Because they are by their nature secret, price-fixing, bid-rigging and similar conspiracies are difficult to detect and prove. Law enforcement officials rely on complaints and information from government procurement officers and business customers, as well as competitors. A large percentage of all government investigations results from complaints received from consumers or people in business.

On the federal level, you can contact the US Department of Justice, Antitrust Division, or the Federal Trade Commission, both of which have headquarters in Washington, DC. In the District government, you can contact the Office of the Attorney General (OAG). Each agency can handle a wide range of complaints; complaints of mainly local significance are more likely to be of interest only to OAG.

Price fixing and bid rigging occur when competitors agree to set prices for goods or services. An effective agreement among sellers results in prices that are artificially high. Artificially high prices can damage government or business buyers. Buyers lose the ability to get the best price that results when there is competition among sellers.

The District of Columbia has competition laws that, like federal laws, prohibit price fixing and bid rigging, along with other anticompetitive behavior. The DC Office of the Attorney General (OAG) is dedicated to enforcing the laws against anticompetitive behavior. We want District citizens and employees to know what they can do to detect and prevent price fixing and bid rigging.

OAG has an ongoing program to educate District employees about price fixing and bid rigging, carried out in cooperation with the US Department of Justice, Antitrust Division. Our lawyers are available to speak to citizen groups and provide similar education.

Form for Reporting Suspected Price-Fixing or Bid Rigging

For more information on price fixing and bid rigging, and suggestions about what DC employees and citizens can do to detect and help prevent anticompetitive practices, select from the following:

Antitrust and Other Laws Relating to Competition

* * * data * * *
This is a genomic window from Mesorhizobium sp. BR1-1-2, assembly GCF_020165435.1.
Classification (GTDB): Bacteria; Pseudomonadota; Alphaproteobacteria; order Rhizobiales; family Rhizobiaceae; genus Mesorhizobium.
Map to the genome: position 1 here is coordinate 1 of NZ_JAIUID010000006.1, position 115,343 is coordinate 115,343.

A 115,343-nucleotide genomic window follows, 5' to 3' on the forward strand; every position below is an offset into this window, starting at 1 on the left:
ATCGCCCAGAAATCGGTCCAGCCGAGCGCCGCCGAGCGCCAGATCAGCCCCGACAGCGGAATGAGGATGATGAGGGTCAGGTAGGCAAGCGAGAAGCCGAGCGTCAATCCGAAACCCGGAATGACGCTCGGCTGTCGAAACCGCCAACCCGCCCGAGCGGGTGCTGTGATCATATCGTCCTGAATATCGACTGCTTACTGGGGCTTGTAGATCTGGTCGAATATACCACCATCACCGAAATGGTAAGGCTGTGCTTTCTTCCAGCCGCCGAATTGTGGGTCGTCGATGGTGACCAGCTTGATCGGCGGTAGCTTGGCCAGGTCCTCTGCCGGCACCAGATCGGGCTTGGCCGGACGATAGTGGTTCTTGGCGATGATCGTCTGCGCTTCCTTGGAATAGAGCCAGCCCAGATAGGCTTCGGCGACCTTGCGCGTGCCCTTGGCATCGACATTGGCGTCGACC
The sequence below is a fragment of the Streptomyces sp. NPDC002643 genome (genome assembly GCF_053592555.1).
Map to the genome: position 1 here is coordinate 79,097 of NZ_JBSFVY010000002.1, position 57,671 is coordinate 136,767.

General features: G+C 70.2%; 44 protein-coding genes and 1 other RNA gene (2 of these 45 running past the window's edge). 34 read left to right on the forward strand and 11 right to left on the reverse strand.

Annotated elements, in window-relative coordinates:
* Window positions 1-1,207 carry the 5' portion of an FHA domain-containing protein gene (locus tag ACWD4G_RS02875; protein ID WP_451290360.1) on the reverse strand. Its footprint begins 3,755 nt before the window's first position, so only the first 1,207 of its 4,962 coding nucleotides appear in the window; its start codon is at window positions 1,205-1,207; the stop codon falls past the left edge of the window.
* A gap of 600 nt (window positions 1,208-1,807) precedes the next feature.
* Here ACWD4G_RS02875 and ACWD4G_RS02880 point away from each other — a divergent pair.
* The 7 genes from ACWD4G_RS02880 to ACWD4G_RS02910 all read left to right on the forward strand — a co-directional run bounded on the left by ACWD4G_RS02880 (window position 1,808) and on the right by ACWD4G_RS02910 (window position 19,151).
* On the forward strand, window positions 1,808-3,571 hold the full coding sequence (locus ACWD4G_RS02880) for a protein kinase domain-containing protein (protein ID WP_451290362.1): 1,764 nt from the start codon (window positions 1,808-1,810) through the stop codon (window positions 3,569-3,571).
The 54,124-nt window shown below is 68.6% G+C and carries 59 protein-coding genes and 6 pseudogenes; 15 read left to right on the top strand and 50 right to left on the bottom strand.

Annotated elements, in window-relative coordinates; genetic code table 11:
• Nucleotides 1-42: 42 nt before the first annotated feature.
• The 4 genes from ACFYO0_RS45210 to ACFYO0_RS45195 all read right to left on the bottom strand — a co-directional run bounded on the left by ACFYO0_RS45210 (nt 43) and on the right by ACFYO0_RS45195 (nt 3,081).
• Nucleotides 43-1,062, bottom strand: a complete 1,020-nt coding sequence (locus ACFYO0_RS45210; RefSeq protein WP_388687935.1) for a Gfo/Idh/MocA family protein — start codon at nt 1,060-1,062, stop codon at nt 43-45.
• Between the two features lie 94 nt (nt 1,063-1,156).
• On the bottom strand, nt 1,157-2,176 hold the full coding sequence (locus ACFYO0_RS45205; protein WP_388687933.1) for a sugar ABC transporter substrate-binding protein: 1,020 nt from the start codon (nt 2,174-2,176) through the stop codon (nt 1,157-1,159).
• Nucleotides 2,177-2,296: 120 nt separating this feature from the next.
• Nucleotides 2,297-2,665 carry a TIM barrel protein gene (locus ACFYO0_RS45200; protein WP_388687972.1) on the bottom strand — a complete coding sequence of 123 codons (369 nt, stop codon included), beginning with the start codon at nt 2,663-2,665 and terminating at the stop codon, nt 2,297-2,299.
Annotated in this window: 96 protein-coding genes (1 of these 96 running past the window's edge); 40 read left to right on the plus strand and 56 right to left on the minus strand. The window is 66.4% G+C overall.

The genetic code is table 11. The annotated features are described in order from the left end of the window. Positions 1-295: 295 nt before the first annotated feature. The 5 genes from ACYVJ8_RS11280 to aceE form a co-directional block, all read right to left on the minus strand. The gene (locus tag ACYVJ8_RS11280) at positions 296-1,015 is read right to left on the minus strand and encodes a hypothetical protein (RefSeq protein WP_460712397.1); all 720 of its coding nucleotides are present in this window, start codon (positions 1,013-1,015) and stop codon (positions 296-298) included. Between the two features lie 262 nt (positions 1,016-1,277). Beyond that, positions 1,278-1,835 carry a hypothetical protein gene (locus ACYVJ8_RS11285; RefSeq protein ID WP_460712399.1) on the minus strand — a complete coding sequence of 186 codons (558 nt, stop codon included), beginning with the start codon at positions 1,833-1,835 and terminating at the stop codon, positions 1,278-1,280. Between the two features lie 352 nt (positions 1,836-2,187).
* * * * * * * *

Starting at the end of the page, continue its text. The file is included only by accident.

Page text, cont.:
Act DC Code
District of Columbia Antitrust Act DC Code §§ 28-4501 to 28-4518
Cigarette Sales Below Cost Act DC Code §§ 28-4521 to 28-4527
Retail Service Station Act DC Code §§ 36-301.01 to 36-305.02
Uniform Trade Secrets Act DC Code §§ 36-401 to 36-410

Links to Selected Antitrust Act Provisions

Contact TTY: 711

Office Hours: Monday-Friday, 8:30am - 5:00pm

Service Location: 
GIS Address: 
441 4th Street, NW
City: Washington
State: DC
Zip: 20001

Tuesday, May 2, 2017

Report: Seminar on Human Trafficking and Other Interanational Organized Crimes

Friday, August 5, 2016

DWI Detection and Standardized Field Sobriety Testing (SFST) Part 3

District of Columbia Official Code 2001 Edition
Division I. Government of District.
Title 2. Government Administration.
Chapter 3B. Other Procurement Matters.
Subchapter I. Procurement Related Claims.
§ 2-381.01. Definitions.

Wednesday, September 24, 2014

District of Columbia Official Code
Division V. Local Business Affairs.
Title 28. Commercial Instruments and Transactions.
Subtitle II. Other Commercial Transactions.
Chapter 45. Restraints of Trade
D.C. Code § 28-4501 (2014)

Wednesday, September 24, 2014

District of Columbia Official Code
Division I. Government of District.
Title 2. Government Administration.
Chapter 3B. Other Procurement Matters.
Subchapter I. Procurement Related Claims.
D.C. Code § 2-381.09 (2014)

This fact sheet is also available in Amharic, Chinese, French, Korean, Vietnamese and Spanish.

The Civil Litigation Division in The Office of the Attorney General (OAG) operates a Community Dispute Resolution Program. The Program provides for mediation or alternative dispute resolution of certain monetary claims for property damage or personal injury asserted against the District of Columbia. The program provides a quick, fair, and informal way of resolving claims while saving all parties money and time. In this program, the parties will initially attempt to informally mediate a settlement of the case directly with each other. If informal mediation directly between the parties is unsuccessful, the parties may elect to appear before a neutral mediator to present the claim. The neutral mediator, who may be a retired judge or attorney, will hear claims and conduct binding or non-binding mediation.

If the parties agree to binding mediation, the neutral mediator’s decision is final, and is not appealable or subject to judicial review. If the parties agree to non-binding mediation, the parties may agree to accept the award, or they may reject it and proceed with the court case. The ceiling on all awards is $50,000—the Program will not accept claims exceeding $50,000.

Download more information about the mediation program. If you have any questions, please contact Tonia Robinson at (202) 724-6507.

Program Requirements and Procedure:

Program Eligibility

  • Only cases seeking monetary damages are eligible for inclusion in the program. Cases seeking other types of relief, such as injunctive or declaratory relief, are not eligible for the Program.
  • Cases in which the question whether the conduct was within the employee’s duties or “scope of employment” is at issue or in which there is an individually named employee as defendant are not eligible for this program unless all named defendants agree to participate in this program.